[Catalog-sig] Rewrite PyPI for App Engine?
ianb at colorstudy.com
Fri Jun 25 18:49:16 CEST 2010
On Fri, Jun 25, 2010 at 3:39 AM, M.-A. Lemburg <mal at egenix.com> wrote:
> Ian Bicking wrote:
> > On Thu, Jun 24, 2010 at 5:16 PM, M.-A. Lemburg <mal at egenix.com> wrote:
> >> Almir Karic wrote:
> >>> i would like to help out with the move.
> >>> is anyone actually opposed to moving to GAE (either moving the current
> >>> code base or re-write, whichever seems more appropriate)?
> >> I don't think people are opposed to having a PyPI clone on GAE,
> >> but moving the existing installation to GAE is something we would
> >> have to discuss separately.
> >> I for one would not welcome such a change, since we then completely
> >> lose control over service availability.
> > I don't really understand what this means. Services become unavailable
> > sometimes. A computer breaks, a company shuts down, an agreement ends.
> > don't necessarily have "control" over these situations, but we can
> > to them. If App Engine goes down and the App Engine team is all like
> > "whatever, we'll get around to fixing stuff sometime" then sure it's a
> > problem. But it's not a plausible problem. The plausible problem is
> > App Engine goes down, as it has from time to time, and we have to wait
> > them to figure out what's wrong and fix it. *We* don't have to fix it,
> > only have to *wait for someone else to do it*. I don't see any reason
> > *we* are any better at fixing issues than the App Engine team would be.
> > Also presumably when there is a failure we want for the failure to be
> > understood and avoided in the future. The App Engine team does that.
> > they do that *for us*.
> I hear you, but don't agree that putting the runtime into the
> hands of the GAE would get us an overall better service :-)
> The point is that with GAE you only have control over the code
> that you post there. Everything else is under control of the GAE
> team (and their automatic administration systems), i.e. whether
> your data is available and whether there are
> proper backups, whether the site is reachable or not, whether
> the performance is available and meets your requirements, whether
> the service is accessible, fast enough and has low latency, etc.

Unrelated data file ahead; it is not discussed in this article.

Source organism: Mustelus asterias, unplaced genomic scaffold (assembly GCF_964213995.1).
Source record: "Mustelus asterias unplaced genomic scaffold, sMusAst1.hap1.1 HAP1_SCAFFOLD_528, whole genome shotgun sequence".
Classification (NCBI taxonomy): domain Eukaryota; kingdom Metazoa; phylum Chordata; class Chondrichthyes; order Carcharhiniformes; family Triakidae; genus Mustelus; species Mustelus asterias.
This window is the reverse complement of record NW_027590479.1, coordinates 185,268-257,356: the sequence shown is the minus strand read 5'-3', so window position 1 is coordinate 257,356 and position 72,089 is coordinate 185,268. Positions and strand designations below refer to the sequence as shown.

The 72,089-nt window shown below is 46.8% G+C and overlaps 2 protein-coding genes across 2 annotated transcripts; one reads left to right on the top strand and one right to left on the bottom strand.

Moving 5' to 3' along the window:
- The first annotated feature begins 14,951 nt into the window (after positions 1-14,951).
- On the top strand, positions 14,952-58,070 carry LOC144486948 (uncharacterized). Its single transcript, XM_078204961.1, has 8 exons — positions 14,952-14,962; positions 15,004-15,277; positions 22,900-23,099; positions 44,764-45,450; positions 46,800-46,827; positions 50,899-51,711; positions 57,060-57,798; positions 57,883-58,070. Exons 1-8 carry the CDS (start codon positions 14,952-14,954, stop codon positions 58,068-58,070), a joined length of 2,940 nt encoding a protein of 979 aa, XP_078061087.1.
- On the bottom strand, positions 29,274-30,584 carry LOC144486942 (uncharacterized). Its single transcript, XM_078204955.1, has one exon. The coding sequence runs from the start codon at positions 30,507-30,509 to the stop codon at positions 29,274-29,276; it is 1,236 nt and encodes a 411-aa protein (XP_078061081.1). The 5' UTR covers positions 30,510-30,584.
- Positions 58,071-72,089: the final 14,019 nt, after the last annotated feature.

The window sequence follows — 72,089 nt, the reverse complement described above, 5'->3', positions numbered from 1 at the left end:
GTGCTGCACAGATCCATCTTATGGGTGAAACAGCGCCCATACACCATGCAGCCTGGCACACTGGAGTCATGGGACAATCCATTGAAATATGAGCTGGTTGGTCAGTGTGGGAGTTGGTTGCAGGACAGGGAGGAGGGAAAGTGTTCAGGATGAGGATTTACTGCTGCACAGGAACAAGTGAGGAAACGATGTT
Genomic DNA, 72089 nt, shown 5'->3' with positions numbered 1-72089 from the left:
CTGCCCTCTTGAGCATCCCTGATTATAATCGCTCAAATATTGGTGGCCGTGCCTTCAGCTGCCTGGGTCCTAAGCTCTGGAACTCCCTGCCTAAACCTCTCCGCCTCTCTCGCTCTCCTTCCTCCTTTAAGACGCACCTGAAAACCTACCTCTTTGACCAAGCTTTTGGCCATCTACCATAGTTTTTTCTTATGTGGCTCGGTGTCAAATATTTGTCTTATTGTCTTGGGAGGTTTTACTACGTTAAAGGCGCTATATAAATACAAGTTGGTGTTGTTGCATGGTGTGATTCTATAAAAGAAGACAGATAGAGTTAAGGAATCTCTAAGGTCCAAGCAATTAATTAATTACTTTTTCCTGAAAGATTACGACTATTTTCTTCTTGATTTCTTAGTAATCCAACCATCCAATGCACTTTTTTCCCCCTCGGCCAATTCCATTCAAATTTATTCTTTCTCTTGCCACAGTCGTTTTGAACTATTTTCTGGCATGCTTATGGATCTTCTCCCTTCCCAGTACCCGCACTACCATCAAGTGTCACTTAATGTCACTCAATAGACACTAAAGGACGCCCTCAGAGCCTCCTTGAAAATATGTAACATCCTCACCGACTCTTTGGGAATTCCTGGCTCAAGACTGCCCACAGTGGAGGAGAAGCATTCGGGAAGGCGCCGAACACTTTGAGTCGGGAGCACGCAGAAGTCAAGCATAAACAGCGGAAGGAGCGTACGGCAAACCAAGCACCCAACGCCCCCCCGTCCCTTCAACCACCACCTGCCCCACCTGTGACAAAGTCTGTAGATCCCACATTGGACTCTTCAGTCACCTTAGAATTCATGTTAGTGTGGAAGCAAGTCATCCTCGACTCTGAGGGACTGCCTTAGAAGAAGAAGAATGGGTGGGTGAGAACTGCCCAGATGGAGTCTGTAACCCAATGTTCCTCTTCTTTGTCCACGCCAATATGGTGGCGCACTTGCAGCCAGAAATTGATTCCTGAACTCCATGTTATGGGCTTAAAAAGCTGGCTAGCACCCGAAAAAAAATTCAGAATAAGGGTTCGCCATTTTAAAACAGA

> So if something breaks, you can only fix it, if the problem
> is caused by a bug in the code. For all other situations, you
> have to wait for the GAE team to go in and do whatever is needed.
> I'm not saying that the GAE team would be doing a poor job,
> but just sitting there waiting for them to fix it in any
> of the typical problem situations (apart from a bug in the
> code), is asking a bit much, IMHO.
If GAE was just another hosting system, then sure -- but it's not. For
instance, Noah mentioned if Apache went down (or the equivalent) there's
someone with a pager who will respond to it. Except GAE isn't actually like
that; application instances are can be automatically killed, machines are
monitored automatically and brought out of the pool as necessary. We're not
replacing our diligence with Google employees, it would be replaced with
Of course there might be network problems or Google's own problems growing
the service. But a substantial class of problems (problems that I believe
have actually caused downtime) are simply eliminated from the system. GAE
has less serviceable parts; that appears like losing control but it's really
the normal progression away from manual interactions. I would really like
if there was an open source alternative that provided that kind of
infrastructure, but there isn't.
Another advantage to GAE is that if there are application errors, it would
be much easier for anyone to work on them -- anyone can sign up and receive
a free GAE account and deploy the code with almost no effort, and they will
be hosting that is completely equivalent to anyone else's hosting. The only
difference would be the data set, and it is possible (maybe even likely)